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Mac based music server with airport express


Ant

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HI all

 

read the great articles, but none seem to advocate the use of airport express (AE) for wireless and I would love to know why?

 

I want to set up a music server from scratch and will probably buy macs of one or other type to achieve this. The system is for listening to in my main living room where I also have my TV.

 

I love the macbook based system but without AE then using a laptop seems daft, after all, why not a mac mini via a TV as a menu?

 

My question then is would it be possible to link a macbook, a time capsule for extending disk space and/or backing up files, AE connecting to my amp via a decent DAC?

 

Would this affect the sound as the macbook should send the track to AE wirelessly in it's original digital code format and the AE should then pass this wired to the DAC and thence to the amp?

 

Am I missing something?

 

Thanks in advance for your advice, Ant.

 

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Hi Ant - You have a pretty good setup planned and it should work very well. The Airport Express is not generally considered an audiophile grade component even though you'd be passing the digital signal to an external DAC. One option is to get a Pacecar from Empirical Aidio. It is designed for situations such as this. Here is a link to some info about it http://www.computeraudiophile.com/node/64

 

Since the AE is so cheap I recommend picking one up and trying it yourself. You may like it and save yourself a bunch of money.

 

Founder of Audiophile Style

UPDATED: My Audio Systems -> https://audiophile.style/system

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Ant,

 

I have a tread started about AE and have been updating it when I make changes to it. Here is the link:

 

http://www.computeraudiophile.com/node/369

 

I actually have been having problems with my AE and it's going back this Th and I'll grab a new one. Right now I'm using it on my whole house audio setup until I decide if I like the setup or not. If I move it over to my main system it will be used for going to a Marantz receiver for the DAC and then I'll invest in a separate DAC and move up from there.

 

Jim

 

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  • 2 weeks later...

Chris,

 

I can't find an answer to this question. i think i confused myself tonight. i'm going to move my AE over to my marantz tomorrow. i have a question, can this thing transfer anything higher that 16/44? I was reading in stereophile tonight that it can't. it was saying that itunes can't carry anything higher than that. i thought it could and that the ae can output up to 24/96. and then an external dac can do what it needs to? i am correct in this or am i loosing it?

jim

 

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ah yes i see. oh well. no big deal at this time but for the future who knows. i'm going to hook that up today. ok one last question cause i'm not the most knowing re: DAC's. I'm learning as I'm going. When I send regular cd quality to my marantz's DAC's from either the AE or my mac out the minijack via TOS for now what is exactly going on when it gets to the marantz b/c it has 24/192 DAC's does it convert it to that rate the source to that or does it just convert it to analog and output it at the same rate?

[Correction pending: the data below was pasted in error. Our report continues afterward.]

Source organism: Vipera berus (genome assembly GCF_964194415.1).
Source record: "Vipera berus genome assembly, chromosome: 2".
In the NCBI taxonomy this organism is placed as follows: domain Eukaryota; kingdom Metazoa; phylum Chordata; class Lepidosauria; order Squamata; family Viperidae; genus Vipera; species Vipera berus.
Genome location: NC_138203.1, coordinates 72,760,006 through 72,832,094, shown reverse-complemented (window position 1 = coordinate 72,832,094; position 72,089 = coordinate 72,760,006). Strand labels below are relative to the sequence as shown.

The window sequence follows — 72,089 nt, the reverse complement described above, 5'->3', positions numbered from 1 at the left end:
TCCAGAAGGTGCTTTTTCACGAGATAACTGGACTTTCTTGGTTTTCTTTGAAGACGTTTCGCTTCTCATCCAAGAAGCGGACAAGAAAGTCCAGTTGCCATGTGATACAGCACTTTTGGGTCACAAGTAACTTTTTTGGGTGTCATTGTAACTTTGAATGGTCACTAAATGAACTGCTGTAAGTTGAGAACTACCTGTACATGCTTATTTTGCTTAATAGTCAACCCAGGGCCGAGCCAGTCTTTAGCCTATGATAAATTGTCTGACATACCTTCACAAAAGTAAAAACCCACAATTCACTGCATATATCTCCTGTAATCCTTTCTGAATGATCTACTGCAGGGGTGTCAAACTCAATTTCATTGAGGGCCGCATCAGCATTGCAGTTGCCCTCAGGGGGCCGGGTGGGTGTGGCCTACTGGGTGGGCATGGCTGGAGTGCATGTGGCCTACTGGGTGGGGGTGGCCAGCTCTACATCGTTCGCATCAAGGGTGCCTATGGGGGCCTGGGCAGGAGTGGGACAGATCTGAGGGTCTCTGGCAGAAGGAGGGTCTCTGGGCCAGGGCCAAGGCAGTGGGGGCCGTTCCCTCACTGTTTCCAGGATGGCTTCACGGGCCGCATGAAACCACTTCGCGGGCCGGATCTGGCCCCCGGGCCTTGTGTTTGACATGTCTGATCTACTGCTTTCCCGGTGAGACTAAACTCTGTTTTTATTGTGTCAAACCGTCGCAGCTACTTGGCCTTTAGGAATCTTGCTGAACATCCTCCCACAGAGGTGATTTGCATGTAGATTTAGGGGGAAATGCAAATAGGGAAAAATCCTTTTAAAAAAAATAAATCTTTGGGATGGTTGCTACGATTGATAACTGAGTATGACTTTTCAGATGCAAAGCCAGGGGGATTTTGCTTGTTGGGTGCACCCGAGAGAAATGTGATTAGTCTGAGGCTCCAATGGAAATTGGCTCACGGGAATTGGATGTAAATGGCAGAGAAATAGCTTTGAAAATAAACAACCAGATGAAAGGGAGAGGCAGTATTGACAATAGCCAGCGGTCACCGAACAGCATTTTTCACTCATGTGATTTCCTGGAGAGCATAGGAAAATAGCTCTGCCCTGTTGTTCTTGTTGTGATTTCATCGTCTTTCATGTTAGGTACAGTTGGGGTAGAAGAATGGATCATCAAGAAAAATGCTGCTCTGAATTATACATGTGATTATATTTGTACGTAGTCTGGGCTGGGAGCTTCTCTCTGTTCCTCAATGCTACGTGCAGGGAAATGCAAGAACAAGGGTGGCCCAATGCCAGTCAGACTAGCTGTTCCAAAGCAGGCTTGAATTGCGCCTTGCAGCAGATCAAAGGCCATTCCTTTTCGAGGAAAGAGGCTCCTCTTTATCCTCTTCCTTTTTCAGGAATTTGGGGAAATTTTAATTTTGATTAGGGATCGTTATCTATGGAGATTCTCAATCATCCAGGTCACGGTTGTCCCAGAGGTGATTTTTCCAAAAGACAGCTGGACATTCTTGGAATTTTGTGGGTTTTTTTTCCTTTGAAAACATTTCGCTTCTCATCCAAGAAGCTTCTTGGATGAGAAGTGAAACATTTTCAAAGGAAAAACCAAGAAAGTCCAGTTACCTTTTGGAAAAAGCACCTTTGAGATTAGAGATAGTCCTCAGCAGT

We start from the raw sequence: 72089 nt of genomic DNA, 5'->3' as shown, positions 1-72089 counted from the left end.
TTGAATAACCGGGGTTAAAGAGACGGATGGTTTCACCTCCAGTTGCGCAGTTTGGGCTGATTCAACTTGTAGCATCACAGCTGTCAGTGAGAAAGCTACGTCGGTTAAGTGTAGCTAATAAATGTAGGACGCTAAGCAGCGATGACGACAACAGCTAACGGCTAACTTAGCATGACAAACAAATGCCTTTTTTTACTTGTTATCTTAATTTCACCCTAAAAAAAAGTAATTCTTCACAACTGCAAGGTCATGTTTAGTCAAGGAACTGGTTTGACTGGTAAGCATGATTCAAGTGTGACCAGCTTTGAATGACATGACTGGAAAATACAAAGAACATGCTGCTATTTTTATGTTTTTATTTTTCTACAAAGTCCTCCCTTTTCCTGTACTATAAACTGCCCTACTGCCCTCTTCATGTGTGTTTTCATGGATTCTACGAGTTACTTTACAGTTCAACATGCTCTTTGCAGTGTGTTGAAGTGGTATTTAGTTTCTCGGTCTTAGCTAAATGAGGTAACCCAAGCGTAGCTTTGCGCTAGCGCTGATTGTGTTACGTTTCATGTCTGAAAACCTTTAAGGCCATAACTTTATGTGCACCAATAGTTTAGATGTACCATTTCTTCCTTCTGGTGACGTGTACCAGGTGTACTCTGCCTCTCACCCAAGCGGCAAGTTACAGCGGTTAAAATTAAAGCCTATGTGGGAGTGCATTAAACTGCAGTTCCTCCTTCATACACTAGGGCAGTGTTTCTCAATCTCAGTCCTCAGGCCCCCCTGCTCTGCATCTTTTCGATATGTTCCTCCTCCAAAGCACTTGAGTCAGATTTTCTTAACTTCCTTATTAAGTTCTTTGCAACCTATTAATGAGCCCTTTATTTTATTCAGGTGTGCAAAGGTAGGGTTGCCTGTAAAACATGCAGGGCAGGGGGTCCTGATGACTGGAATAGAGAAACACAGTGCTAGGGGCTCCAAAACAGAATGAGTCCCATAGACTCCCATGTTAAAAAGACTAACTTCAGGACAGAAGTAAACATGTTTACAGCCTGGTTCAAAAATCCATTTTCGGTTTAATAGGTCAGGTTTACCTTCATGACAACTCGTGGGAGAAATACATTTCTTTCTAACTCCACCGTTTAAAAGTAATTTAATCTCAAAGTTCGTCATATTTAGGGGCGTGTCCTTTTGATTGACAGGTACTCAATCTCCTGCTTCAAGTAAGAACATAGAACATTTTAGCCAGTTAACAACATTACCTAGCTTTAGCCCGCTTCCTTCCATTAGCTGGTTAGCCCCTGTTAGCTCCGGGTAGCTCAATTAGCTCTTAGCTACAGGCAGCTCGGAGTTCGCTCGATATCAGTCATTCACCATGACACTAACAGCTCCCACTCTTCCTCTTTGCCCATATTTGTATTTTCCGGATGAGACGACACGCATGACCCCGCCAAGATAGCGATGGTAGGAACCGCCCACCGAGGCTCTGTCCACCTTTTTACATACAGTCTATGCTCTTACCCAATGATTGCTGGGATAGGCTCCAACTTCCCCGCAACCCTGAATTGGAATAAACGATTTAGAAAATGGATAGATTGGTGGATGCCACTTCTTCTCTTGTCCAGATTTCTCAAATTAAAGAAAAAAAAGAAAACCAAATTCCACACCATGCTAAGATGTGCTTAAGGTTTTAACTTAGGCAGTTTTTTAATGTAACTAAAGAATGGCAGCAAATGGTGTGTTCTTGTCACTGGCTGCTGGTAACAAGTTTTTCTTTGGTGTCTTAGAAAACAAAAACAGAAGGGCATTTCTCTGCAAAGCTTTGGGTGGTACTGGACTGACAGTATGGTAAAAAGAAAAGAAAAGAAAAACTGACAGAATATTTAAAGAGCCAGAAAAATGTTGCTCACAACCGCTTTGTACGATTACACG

jim

 

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There seems to be some confusion about the capabilities of Apple's Airport Express. Apple themselves do not specify its DAC. I am not convinced it is limited to 16bits/44.1kHz. Paul McGowan of PS Audio states in PS Audio's March 2008 Newsletter (http://www.psaudio.com/newsletters/3-08.asp) that Airport Express is capable of passing through a 24bit/192kHz signal and that Airport Express (and Apple TV) can be part of an audiophile-grade music server.

 

MacBookPro/8GB/ApogeeDuet/ProTools9/CalDigitAVDrive/AudioquestDiamondUSB

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Hi Leigh - I too read that newsletter and remember readeing that exact statement I don't think the statement says the Airport Express outputs 24/192. Here is the exact statement you are referring to.

 

"True, it's got medium/high jitter (about 250ps) and it's optical (which is the worst of the digital transmission methods) but run through a PS Digital Lens, it sounds better than the output of a CD player and because of the Lens, outputs 24 bit 192kHz which our DAC loves."

 

Paul is saying their Digital Lens is capable of 24/192, thus it must upsample the 16/44.1 from the AE. I have talked to some of the best know and respected experts in the industry about the AE and they all say the Express is limited to 16/44.1.

 

Founder of Audiophile Style

UPDATED: My Audio Systems -> https://audiophile.style/system

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One more note - I do agree the Airport Express can be part of a high performance audio system. What Paul is suggesting is that a product like his PS Digital Lens is required to remove the high jitter. Steve Nugent from Empirical Audio has been doing this for a while with his Pace Car. I've heard his equipment and it sounds fabulous.

 

In my opinion to have an AE you need something to reclock the data before sending it to the DAC, just like the aforementioned products. Once this is in place the AE is a wonderful solution.

 

Founder of Audiophile Style

UPDATED: My Audio Systems -> https://audiophile.style/system

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If Airport is limited to 16/44.1 then this is very interesting because I am getting very good results playing back 24bit/48kHz files through it while it is only connected to my hi-fi via a cheap analogue cable. Better results than playback through my USB-connected Digidesign MBox.

 

MacBookPro/8GB/ApogeeDuet/ProTools9/CalDigitAVDrive/AudioquestDiamondUSB

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The AE with iTunes will pass formats other than 44.1, such as 96kHz, but they will be converted to 48kHz. I dont believe it has the bandwidth to do 192kHz. All AE transmissions are converted also to Apple lossless. I have not tried 96kHz, but I have heard reports on other forums that the resampled 48kHz output is not great.